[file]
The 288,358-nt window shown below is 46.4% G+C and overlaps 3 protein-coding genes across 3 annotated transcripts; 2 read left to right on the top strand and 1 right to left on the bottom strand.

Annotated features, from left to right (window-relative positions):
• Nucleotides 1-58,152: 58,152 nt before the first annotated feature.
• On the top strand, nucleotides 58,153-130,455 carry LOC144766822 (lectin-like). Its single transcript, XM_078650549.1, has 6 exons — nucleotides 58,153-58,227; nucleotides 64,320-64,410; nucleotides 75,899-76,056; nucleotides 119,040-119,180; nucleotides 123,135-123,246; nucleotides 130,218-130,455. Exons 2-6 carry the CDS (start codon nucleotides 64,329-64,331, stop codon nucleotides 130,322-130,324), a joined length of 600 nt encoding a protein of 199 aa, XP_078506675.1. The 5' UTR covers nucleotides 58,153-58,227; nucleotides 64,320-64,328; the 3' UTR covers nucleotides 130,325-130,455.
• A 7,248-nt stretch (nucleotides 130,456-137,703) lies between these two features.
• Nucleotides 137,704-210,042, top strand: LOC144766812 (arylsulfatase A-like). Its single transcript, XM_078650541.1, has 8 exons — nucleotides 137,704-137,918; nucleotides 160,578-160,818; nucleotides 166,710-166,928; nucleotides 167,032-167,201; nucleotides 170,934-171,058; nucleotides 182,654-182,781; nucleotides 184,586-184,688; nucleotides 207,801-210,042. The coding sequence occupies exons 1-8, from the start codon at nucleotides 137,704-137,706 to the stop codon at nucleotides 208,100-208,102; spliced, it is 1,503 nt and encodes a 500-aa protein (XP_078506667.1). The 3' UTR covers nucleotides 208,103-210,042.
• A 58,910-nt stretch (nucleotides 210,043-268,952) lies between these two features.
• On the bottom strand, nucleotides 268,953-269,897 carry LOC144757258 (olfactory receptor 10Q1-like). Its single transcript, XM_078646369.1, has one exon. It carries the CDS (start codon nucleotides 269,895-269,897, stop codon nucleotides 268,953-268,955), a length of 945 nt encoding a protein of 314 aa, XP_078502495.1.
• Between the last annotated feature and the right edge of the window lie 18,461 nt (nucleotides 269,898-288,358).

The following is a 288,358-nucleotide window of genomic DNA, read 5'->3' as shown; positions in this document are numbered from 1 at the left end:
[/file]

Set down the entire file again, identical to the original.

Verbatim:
The 288,358-nt window shown below is 46.4% G+C and overlaps 3 protein-coding genes across 3 annotated transcripts; 2 read left to right on the top strand and 1 right to left on the bottom strand.

Annotated features, from left to right (window-relative positions):
• Nucleotides 1-58,152: 58,152 nt before the first annotated feature.
• On the top strand, nucleotides 58,153-130,455 carry LOC144766822 (lectin-like). Its single transcript, XM_078650549.1, has 6 exons — nucleotides 58,153-58,227; nucleotides 64,320-64,410; nucleotides 75,899-76,056; nucleotides 119,040-119,180; nucleotides 123,135-123,246; nucleotides 130,218-130,455. Exons 2-6 carry the CDS (start codon nucleotides 64,329-64,331, stop codon nucleotides 130,322-130,324), a joined length of 600 nt encoding a protein of 199 aa, XP_078506675.1. The 5' UTR covers nucleotides 58,153-58,227; nucleotides 64,320-64,328; the 3' UTR covers nucleotides 130,325-130,455.
• A 7,248-nt stretch (nucleotides 130,456-137,703) lies between these two features.
• Nucleotides 137,704-210,042, top strand: LOC144766812 (arylsulfatase A-like). Its single transcript, XM_078650541.1, has 8 exons — nucleotides 137,704-137,918; nucleotides 160,578-160,818; nucleotides 166,710-166,928; nucleotides 167,032-167,201; nucleotides 170,934-171,058; nucleotides 182,654-182,781; nucleotides 184,586-184,688; nucleotides 207,801-210,042. The coding sequence occupies exons 1-8, from the start codon at nucleotides 137,704-137,706 to the stop codon at nucleotides 208,100-208,102; spliced, it is 1,503 nt and encodes a 500-aa protein (XP_078506667.1). The 3' UTR covers nucleotides 208,103-210,042.
• A 58,910-nt stretch (nucleotides 210,043-268,952) lies between these two features.
• On the bottom strand, nucleotides 268,953-269,897 carry LOC144757258 (olfactory receptor 10Q1-like). Its single transcript, XM_078646369.1, has one exon. It carries the CDS (start codon nucleotides 269,895-269,897, stop codon nucleotides 268,953-268,955), a length of 945 nt encoding a protein of 314 aa, XP_078502495.1.
• Between the last annotated feature and the right edge of the window lie 18,461 nt (nucleotides 269,898-288,358).

The following is a 288,358-nucleotide window of genomic DNA, read 5'->3' as shown; positions in this document are numbered from 1 at the left end: